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TitleMajor transitions in dinoflagellate evolution unveiled by phylotranscriptomics
AuthorJanouskovek, J; Gavelis, G S; Burki, F; Dinh, D; Bachvaroff, T R; Gornik, S G; Bright, K J; Imanian, B; Strom, S L; Delwiche, C F; Waller, R F; Fensome, R A; Leander, B S; Rohwer, F L; Saldarriaga, J F
SourceProceedings of the National Academy of Sciences of the United States of America vol. 114, no. 2, 2016 p. E171-E180,
Alt SeriesEarth Sciences Sector, Contribution Series 20160099
Mediapaper; on-line; digital
File formatpdf
Subjectsmarine geology; environmental geology; phylogeny; taxonomy; biogeochemistry; fossils; microfossils; Dinoflagellates
Illustrationscharts; paleontological drawings; graphs; tables
ProgramBaffin Petroleum Systems, GEM2: Geo-mapping for Energy and Minerals
AbstractDinoflagellates are key species in marine environments, but they remain poorly understood in part because of their large, complex genomes, unique molecular biology, and unresolved in-group relationships. We created a taxonomically representative dataset of dinoflagellate transcriptomes and used this to infer a strongly supported phylogeny to map major morphological and molecular transitions in dinoflagellate evolution. Our results show an early-branching position of Noctiluca, monophyly of thecate (plate-bearing) dinoflagellates, and paraphyly of athecate ones. This represents unambiguous phylogenetic evidence for a single origin of the group’s cellulosic theca, which we show coincided with a radiation of cellulases implicated in cell division. By integrating dinoflagellate molecular, fossil, and biogeochemical evidence, we propose a revised model for the evolution of thecal tabulations and suggest that the late acquisition of dinosterol in the group is inconsistent with dinoflagellates being the source of this biomarker in pre-Mesozoic strata. Three distantly related, fundamentally nonphotosynthetic dinoflagellates, Noctiluca, Oxyrrhis, and Dinophysis, contain cryptic plastidial metabolisms and lack alternative cytosolic pathways, suggesting that all free-living dinoflagellates are metabolically dependent on plastids. This finding led us to propose general mechanisms of dependency on plastid organelles in eukaryotes that have lost photosynthesis; it also suggests that the evolutionary origin of bioluminescence in nonphotosynthetic dinoflagellates may be linked to plastidic tetrapyrrole biosynthesis. Finally, we use our phylogenetic framework to show that dinoflagellate nuclei have recruited DNA-binding proteins in three distinct evolutionary waves, which included two independent acquisitions of bacterial histone-like proteins.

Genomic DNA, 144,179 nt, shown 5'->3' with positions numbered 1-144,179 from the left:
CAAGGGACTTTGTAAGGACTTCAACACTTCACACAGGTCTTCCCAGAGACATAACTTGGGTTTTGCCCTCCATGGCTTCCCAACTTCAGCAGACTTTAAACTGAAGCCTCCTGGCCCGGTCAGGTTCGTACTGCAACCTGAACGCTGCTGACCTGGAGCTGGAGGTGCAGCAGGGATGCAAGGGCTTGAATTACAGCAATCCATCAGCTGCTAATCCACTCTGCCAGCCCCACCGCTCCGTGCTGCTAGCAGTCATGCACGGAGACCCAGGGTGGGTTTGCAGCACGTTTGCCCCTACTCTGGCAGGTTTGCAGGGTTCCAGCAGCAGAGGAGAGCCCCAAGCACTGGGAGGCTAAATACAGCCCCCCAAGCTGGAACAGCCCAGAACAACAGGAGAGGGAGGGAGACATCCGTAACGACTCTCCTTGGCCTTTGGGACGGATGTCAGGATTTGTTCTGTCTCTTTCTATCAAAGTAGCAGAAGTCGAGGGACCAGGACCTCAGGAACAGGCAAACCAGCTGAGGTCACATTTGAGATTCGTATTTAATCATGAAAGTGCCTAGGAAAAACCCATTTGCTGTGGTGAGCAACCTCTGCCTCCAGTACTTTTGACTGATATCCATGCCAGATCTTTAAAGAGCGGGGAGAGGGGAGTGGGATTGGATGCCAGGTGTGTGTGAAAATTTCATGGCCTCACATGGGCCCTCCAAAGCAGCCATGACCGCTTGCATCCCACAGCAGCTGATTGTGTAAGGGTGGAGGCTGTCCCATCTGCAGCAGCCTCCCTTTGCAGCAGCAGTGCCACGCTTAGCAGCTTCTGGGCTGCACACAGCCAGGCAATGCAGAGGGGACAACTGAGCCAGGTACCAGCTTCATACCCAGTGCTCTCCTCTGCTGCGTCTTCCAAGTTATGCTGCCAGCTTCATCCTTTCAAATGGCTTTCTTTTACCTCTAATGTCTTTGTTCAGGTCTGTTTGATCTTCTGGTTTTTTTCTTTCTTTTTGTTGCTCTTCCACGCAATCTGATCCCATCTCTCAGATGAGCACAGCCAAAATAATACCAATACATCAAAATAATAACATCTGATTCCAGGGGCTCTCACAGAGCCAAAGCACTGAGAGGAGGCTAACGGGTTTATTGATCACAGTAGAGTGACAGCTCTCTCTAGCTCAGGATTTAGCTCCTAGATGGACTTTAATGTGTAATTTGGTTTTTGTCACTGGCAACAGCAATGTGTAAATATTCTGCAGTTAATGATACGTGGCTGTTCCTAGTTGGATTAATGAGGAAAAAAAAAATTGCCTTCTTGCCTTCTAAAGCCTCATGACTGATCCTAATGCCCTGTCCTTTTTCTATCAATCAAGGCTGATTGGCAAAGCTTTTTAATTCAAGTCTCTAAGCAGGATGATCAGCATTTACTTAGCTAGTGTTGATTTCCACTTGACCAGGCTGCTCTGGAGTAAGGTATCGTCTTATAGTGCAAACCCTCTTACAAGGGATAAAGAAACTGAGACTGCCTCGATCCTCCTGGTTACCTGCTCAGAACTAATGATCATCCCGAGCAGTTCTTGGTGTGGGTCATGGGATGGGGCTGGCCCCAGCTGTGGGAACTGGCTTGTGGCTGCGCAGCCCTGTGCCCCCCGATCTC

Summary(Plain Language Summary, not published)
A full understanding of the evolution of dinoflagellates is necessary to permit better utilization in biostratigraphic and paleoenvironmental research in basin analysis studies. Collaboration with biologists ensures that the fossil record is taken into account in modern studies of dinoflagellate evolution, which is dominated nowadays by molecular phylogeneticists. Previous phylogenetic molecular studies have focused on particular RNA molecules and have not agreed in some important particulars with the evolution of the group as indicated by the fossil record. This study for the first time uses another type of molecules, known as transcriptomes, for evolutionary analysis. This method shows strong agreement with predictions from the fossil record. It supports an initial major radiation of dinoflagellates during the early Mesozoic, as we see in the fossil record, and suggests that supposed Paleozoic biochemical biomarkers in the Paleozoic, previously thought to be from dinoflagellates, were in all probability derived from non-dinoflagellate organisms.